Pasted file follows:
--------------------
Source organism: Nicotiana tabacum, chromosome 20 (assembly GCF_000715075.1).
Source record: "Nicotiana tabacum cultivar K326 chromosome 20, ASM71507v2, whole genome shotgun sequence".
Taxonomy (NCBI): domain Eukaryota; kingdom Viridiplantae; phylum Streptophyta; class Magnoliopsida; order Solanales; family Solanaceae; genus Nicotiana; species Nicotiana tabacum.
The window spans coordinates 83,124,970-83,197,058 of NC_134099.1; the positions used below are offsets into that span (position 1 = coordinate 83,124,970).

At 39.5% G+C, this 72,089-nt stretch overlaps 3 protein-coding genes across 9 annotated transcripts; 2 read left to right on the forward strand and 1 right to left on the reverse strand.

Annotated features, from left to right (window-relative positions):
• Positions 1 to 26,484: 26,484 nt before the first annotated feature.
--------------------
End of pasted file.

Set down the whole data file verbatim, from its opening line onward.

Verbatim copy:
Source organism: Nicotiana tabacum, chromosome 20 (assembly GCF_000715075.1).
Source record: "Nicotiana tabacum cultivar K326 chromosome 20, ASM71507v2, whole genome shotgun sequence".
Taxonomy (NCBI): domain Eukaryota; kingdom Viridiplantae; phylum Streptophyta; class Magnoliopsida; order Solanales; family Solanaceae; genus Nicotiana; species Nicotiana tabacum.
The window spans coordinates 83,124,970-83,197,058 of NC_134099.1; the positions used below are offsets into that span (position 1 = coordinate 83,124,970).

At 39.5% G+C, this 72,089-nt stretch overlaps 3 protein-coding genes across 9 annotated transcripts; 2 read left to right on the forward strand and 1 right to left on the reverse strand.

Annotated features, from left to right (window-relative positions):
• Positions 1 to 26,484: 26,484 nt before the first annotated feature.